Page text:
British bank HSBC is now "back in growth mode" in Singapore after investing heavily in turning around revenue and profitability, said a top executive.
Despite a fiercely competitive retail market, the bank has high hopes for its business here, said Mr Anurag Mathur, head of retail banking and wealth management at HSBC Bank (Singapore), who has been in the role for a year.
He told The Straits Times recently: "Customers are also sophisticated (here), but that's good as it encourages innovation and we're often at the cutting edge in Singapore, where some of the things piloted here - and hopefully, increasingly developed here - can then be exported elsewhere in HSBC globally."
The bank has "spent quite a bit of time and investment in incorporating the company here", said Mr Mathur, referring to its move last year to set up a local subsidiary for the retail and wealth business.
"As part of that, we've also upgraded our core banking platforms and infrastructure, such as upgrading branches and opening new ones in the last few years, and improving our products and digital capabilities."
While Mr Mathur was unable to give specific numbers, recent data from the bank showed it has spent more than US$1 billion (S$1.4 billion) on its global digital investment since 2015.
Almost all Singaporeans are international in some shape or form. For instance, some reports show 95 per cent of them travel at least once a year, so they find the international offers we have on our credit cards powerful... We believe Singaporeans will increasingly be international, in terms of where they study, do business, even where they invest. Our strengths are uniquely positioned to help them in that space.
MR ANURAG MATHUR, head of retail banking and wealth management at HSBC Bank (Singapore).
HSBC has 11 branches and about 1,000 employees under the retail banking and wealth management business here.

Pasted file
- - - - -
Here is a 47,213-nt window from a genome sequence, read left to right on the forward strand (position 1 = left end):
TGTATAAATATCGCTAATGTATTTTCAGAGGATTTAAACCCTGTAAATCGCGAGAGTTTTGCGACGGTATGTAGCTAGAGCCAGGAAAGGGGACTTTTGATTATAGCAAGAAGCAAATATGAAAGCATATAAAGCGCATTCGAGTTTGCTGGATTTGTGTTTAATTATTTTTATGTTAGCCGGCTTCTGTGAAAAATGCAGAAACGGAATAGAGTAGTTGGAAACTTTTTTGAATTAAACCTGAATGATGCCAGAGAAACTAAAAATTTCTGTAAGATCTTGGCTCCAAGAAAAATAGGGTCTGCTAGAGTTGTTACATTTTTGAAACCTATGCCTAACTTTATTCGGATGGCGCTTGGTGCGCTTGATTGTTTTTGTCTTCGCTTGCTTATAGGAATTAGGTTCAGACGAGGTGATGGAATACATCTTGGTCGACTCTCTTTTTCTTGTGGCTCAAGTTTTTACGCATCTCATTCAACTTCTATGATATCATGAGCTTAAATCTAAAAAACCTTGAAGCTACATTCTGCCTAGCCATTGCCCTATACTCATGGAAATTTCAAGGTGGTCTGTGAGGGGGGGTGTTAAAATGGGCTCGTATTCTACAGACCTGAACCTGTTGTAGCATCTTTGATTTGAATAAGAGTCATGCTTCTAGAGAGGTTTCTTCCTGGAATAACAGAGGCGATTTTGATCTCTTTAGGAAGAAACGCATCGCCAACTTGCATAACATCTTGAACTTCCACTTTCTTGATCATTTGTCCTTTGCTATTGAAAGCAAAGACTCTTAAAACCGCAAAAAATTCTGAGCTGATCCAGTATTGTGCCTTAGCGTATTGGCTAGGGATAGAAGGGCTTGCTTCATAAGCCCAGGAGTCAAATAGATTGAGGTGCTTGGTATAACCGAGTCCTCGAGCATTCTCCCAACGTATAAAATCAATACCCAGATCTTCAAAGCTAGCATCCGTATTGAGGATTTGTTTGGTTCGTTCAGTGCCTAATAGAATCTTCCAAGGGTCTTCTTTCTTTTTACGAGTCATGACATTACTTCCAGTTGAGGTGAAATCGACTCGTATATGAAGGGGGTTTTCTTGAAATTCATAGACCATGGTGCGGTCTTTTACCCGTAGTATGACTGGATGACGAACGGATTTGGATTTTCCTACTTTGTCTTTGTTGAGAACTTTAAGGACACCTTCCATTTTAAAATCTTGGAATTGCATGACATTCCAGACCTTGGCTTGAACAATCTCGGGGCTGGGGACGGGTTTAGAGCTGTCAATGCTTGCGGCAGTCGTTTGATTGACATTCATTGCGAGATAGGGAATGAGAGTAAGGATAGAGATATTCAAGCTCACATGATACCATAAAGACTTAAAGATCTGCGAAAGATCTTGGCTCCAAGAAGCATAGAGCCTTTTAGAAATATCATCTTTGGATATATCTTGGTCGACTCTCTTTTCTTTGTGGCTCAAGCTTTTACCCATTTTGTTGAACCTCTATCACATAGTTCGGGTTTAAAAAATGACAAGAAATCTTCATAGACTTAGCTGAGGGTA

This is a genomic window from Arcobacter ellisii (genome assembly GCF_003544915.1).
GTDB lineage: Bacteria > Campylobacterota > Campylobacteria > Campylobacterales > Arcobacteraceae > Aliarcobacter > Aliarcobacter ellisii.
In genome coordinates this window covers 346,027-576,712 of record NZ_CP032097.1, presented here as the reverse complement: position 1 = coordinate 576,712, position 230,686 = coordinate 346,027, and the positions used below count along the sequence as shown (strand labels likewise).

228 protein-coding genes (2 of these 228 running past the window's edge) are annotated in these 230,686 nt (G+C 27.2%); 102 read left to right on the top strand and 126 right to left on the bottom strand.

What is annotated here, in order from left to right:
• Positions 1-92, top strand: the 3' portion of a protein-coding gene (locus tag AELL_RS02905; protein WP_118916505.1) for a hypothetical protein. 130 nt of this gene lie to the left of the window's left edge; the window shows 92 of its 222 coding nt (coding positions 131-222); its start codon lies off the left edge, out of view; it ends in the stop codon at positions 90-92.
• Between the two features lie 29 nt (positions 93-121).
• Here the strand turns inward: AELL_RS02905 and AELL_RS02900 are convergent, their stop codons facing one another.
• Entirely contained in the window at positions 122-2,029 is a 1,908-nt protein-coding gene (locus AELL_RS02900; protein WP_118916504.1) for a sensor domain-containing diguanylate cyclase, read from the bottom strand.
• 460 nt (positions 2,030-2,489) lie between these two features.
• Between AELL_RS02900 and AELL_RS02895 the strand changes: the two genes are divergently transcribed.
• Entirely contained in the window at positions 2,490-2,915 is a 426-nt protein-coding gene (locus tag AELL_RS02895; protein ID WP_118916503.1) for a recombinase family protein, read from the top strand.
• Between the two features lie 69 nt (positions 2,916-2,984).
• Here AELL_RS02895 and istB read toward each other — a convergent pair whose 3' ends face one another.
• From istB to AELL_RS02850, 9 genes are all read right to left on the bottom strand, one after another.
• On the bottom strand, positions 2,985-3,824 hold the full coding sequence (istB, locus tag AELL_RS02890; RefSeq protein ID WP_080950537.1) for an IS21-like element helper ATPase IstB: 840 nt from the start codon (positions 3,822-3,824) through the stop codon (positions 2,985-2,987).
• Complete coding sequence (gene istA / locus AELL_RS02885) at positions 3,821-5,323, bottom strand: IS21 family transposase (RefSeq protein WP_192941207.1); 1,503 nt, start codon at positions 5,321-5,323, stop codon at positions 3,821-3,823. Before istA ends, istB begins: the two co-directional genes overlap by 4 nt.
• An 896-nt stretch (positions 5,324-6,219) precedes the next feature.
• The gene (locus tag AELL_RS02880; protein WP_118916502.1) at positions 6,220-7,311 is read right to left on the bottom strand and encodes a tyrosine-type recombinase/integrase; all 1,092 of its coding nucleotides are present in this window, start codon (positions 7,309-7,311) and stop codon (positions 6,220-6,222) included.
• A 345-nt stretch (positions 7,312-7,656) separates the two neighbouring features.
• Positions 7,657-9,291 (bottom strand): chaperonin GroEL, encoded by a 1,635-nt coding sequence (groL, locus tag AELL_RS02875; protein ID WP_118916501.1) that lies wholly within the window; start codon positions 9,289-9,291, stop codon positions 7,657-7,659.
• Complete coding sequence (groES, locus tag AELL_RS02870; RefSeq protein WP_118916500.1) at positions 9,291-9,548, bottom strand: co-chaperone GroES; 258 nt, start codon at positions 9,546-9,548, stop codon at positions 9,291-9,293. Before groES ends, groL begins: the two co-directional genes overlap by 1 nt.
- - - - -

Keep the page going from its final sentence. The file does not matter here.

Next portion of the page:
Competition is particularly high here now, evident from moves by financial institutions here like DBS Bank, which acquired ANZ's wealth management and retail banking business in five markets in Asia last October.
Standard Chartered Bank for its part is chasing the silver dollar in Singapore with the release last month of a new offering for only those aged 55 and older, for instance.
Customers of HSBC's retail banking and wealth management unit are typically those with a minimum of $200,000 with the bank, be it through deposits, or investments, among other things - and that is where growth is for the bank too, said Mr Mathur.
"In that space, we see Singapore continuing to be a growth hub. Wealth management is a key area of growth. The macro conditions are there.
"Singaporeans obviously invest here, but people from around the world, particularly Asia, also like to invest here. According to the BCG wealth report of 2016, offshore wealth booked in Singapore is projected to grow at roughly 10 per cent annually through 2020."
He noted that HSBC is positioned to capture this segment because of several factors such as its international network, its "insurance and asset-management support pillars on the product side and a strong offshore base".
And almost a third of the mass affluent market in Singapore has an HSBC relationship - be it with a banking product or service.
"In the last five years or so, we've seen our deposit balances in current and savings accounts grow at double digits, which is a strong and healthy indicator. Personal loans have grown by double digits in the last four to five years," said Mr Mathur.
While other bankers might say retail banking is surely a local business, HSBC looks at clients from a different point of view.
"What our HSBC Premier customers find is that they can open accounts with us in multiple countries where they have property, investment or worked."
The bank has a feature dubbed "global view, global transfer" that lets clients access "all accounts on one screen".
Mr Mathur said this appeals to t Singapore's expatriate population as they have banking relationships outside Singapore as well.
He noted: "And almost all Singaporeans are international in some shape or form.
"For instance, some reports show 95 per cent of them travel at least once a year, so they find the international offers we have on our credit cards powerful.
"We believe Singaporeans will increasingly be international, in terms of where they study, do business, even where they invest. Our strengths are uniquely positioned to help them in that space."